BOISE – Life has changed for Patricia Kempthorne since she moved out of Idaho’s Statehouse a year ago, leaving when her husband, Dirk Kempthorne, accepted a presidential appointment in the nation’s capital.
These days, the former first lady keeps an even busier schedule. She splits her life between Boise and Washington, D.C., where her husband serves as Interior secretary, and travels across the country for her own foundation work.
Sometimes, that can mean going more than a week without seeing her husband of 29 years, tapped a year ago by President Bush to replace Gale Norton.
Yet the change has brought perks, like earlier this month when she met England’s Queen Elizabeth II at a White House dinner.
One thing she says hasn’t changed is her commitment to strengthening families.
Recently, that meant stepping back into Idaho’s political spotlight to criticize fellow Republican Gov. Butch Otter’s plans to cut state programs that she and her husband created for families and children.
Earlier this month, Otter announced plans to eliminate $1.5 million in spending for early childhood education programs and to dissolve citizen councils on families, children, suicide prevention and teen pregnancy, most of which were created by the Kempthornes.
A decline in federal funding combined with Otter’s intentions to streamline state government drove the agenda to cut those programs, administration officials say.
But Kempthorne, 54, said she struggles to find the logic in those choices. She called Otter’s office to voice her disappointment and has criticized the cuts publicly.
“I have to still speak out for all the people who trusted and believed in all the work that’s been done,” Kempthorne said in an interview with the Idaho Statesman.
“I happen to believe in it. It’s not something that was just for fun.”
The cuts won’t save any money – just reduce community input on spending, she said.
“I’m sad because I think we really tried to create some citizen involvement in government, which to me is important,” Kempthorne said.
“I wouldn’t have any integrity if I didn’t continue that message, whether this new administration continues that or not.”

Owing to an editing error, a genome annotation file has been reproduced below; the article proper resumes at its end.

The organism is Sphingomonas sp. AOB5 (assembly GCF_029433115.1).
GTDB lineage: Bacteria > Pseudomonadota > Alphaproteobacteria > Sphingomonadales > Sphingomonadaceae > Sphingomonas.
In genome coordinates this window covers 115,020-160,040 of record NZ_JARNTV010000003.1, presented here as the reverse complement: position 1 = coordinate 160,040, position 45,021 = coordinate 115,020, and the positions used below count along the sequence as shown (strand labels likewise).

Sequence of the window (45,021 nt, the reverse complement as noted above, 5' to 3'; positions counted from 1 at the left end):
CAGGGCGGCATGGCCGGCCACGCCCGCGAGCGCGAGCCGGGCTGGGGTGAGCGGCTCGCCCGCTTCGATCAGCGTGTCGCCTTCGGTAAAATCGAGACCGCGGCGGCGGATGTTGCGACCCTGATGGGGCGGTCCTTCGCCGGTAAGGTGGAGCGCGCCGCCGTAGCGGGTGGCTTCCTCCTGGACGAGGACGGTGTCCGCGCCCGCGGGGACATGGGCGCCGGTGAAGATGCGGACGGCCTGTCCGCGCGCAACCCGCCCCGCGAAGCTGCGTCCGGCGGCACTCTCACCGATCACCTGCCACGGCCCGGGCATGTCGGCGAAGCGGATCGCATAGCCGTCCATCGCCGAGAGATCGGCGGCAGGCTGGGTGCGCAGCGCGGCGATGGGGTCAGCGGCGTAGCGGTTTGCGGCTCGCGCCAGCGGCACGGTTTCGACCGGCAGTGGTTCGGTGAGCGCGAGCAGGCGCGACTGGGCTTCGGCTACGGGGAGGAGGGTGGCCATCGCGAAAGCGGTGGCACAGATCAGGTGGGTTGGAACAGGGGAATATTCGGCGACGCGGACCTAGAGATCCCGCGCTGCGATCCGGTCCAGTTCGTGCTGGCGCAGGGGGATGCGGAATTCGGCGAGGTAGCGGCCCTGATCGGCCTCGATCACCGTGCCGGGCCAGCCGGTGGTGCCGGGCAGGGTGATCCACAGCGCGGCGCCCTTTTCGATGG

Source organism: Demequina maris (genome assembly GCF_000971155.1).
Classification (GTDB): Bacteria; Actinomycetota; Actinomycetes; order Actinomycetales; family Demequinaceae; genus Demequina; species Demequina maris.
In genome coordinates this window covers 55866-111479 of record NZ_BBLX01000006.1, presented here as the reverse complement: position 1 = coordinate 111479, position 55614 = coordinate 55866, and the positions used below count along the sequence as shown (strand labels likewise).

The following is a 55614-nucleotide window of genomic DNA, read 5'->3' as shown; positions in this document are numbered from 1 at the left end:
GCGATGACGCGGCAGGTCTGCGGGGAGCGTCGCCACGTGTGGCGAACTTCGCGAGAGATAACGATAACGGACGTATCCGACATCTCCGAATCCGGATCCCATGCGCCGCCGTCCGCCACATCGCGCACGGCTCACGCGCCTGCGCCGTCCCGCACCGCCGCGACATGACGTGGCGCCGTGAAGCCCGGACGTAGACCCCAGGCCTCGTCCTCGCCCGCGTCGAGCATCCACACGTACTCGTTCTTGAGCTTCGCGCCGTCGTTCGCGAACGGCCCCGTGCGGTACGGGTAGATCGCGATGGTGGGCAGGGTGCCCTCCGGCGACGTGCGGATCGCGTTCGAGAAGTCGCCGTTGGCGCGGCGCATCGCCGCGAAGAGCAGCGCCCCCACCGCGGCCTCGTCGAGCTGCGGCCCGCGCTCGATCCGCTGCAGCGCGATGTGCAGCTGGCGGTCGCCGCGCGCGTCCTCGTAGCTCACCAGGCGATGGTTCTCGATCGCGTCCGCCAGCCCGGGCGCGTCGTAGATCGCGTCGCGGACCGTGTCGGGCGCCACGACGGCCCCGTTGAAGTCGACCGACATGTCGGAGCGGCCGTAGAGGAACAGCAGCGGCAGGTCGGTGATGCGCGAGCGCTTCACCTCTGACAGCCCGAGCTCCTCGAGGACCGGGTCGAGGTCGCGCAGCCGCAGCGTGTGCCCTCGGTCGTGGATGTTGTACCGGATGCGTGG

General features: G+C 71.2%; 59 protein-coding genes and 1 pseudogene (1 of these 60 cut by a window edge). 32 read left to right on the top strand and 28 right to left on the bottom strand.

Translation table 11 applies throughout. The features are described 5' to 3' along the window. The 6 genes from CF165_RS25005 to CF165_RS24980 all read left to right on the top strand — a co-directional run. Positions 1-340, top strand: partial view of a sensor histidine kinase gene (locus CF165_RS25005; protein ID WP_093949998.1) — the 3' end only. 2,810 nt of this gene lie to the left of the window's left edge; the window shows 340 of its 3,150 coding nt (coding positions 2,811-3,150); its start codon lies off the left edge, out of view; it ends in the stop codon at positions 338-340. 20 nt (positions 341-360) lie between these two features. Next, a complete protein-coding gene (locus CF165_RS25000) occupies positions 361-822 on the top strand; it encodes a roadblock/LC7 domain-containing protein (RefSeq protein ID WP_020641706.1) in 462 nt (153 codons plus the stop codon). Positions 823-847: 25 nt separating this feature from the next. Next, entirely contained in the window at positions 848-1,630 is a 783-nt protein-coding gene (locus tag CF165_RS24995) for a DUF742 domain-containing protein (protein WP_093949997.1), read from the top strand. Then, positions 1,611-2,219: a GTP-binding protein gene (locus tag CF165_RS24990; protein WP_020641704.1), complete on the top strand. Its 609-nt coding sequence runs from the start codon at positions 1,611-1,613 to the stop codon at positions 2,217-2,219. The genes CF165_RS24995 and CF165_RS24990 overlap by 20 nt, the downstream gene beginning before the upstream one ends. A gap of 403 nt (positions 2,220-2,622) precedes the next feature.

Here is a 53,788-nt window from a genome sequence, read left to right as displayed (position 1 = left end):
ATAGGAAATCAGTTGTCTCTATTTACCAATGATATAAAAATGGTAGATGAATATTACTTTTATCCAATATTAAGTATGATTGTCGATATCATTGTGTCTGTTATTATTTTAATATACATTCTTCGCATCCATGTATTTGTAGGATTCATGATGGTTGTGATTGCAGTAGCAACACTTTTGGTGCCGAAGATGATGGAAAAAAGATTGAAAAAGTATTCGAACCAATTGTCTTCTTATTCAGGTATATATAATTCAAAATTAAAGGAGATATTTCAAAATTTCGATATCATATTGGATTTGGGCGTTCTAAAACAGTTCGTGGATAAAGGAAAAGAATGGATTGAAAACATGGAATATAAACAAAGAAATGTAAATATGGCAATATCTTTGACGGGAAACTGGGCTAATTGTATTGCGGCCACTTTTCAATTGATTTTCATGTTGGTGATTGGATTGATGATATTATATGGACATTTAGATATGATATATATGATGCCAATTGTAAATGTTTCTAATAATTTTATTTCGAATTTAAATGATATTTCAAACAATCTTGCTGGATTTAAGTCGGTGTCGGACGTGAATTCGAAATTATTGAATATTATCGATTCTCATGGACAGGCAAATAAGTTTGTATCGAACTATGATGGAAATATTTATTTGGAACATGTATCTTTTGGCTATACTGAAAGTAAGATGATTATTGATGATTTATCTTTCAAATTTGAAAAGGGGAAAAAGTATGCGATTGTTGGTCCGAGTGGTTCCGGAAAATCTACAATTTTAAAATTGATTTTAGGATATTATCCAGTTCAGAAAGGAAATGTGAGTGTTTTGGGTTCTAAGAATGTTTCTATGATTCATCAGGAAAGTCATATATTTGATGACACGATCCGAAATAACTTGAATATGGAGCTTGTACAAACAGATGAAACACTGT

Her agenda has also broadened to issues like pushing workplace flexibility, now a focus of the foundation she formed more than a year ago. Flexible workplaces make for better, more dedicated workers and happier, more solid families, she said.
The Boise-based Twiga Foundation aims to “promote family consciousness at home, in the workplace and in the community.” Twiga is Swahili for giraffe, chosen by Kempthorne because the giraffe has the largest heart of any land mammal.
Earlier this month, she passed up an official trip to Australia with her husband to visit communities in rural Idaho, speaking on workplace flexibility with the Idaho Rural Partnership leadership training series.
“What we learn from rural Idaho is that your small community can find solutions given the opportunities and the resources,” Kempthorne said. “If somebody doesn’t keep speaking out about family, it will disintegrate more and more.”
Dale Dixon, executive director of the Idaho Rural Partnership, said Kempthorne has made her message resonate by drawing from examples of Idaho companies that find flexibility working for them.
A prime example cited by Kempthorne is The Ashley Inn in Cascade, which lets one employee take reservations from home and another take hours off in the middle of the day to care for a relative.
“I think people in Idaho know her as Patricia Kempthorne, Idaho’s former first lady,” Dixon said.
“I think they’re surprised to see her as Patricia Kempthorne, an expert in creating a workplace that attracts top employees, keeps top employees and is profitable.”
While Kempthorne describes herself as a reluctant leader, she also understands the opportunity provided by her public profile.
Dirk Kempthorne, who last week marked his first anniversary as Interior secretary, said his wife is just being humble. He said she has always put the needs of others before her own, and regularly keeps late hours to work, whether the task is designing a child’s costume or a business presentation.
“She makes it look easy so people think it’s automatic, but it’s not,” Dirk Kempthorne told the Statesman. “She expends a tremendous amount of energy to make it a better world for all of us.”
Sally Zive, president and CEO of the United Way of Treasure Valley, has worked with Kempthorne on a half-dozen programs and causes over the years.
Zive said Kempthorne’s passion and knowledge help her be effective, but her greatest asset is being relaxed, casual and approachable.
“I don’t think there’s a person she met who didn’t become her friend,” Zive said. “I think she’s very comfortable in her own skin and with the issues she’s taken up.”
The governorship was also good for her marriage, Patricia Kempthorne said, recalling dinners together in downtown Boise after a long day of shared work at the Capitol.
“It was great working with him,” she said. “That was a gift.”
But their life together in Idaho changed abruptly in May 2006, when Bush required an immediate answer to the Cabinet-level promotion, leaving Dirk Kempthorne no time to consult his wife.
“He went on to something bigger and better and wonderful and for me it just ended,” Kempthorne said.
Patricia Kempthorne said her husband’s job has added excitement and adventure to her life while giving her more time alone, which may allow time to write a memoir.
“With 30 years of marriage, I get to paint the wall and I don’t have to ask him what color,” she said. “He’s not around enough for me to have to ask.”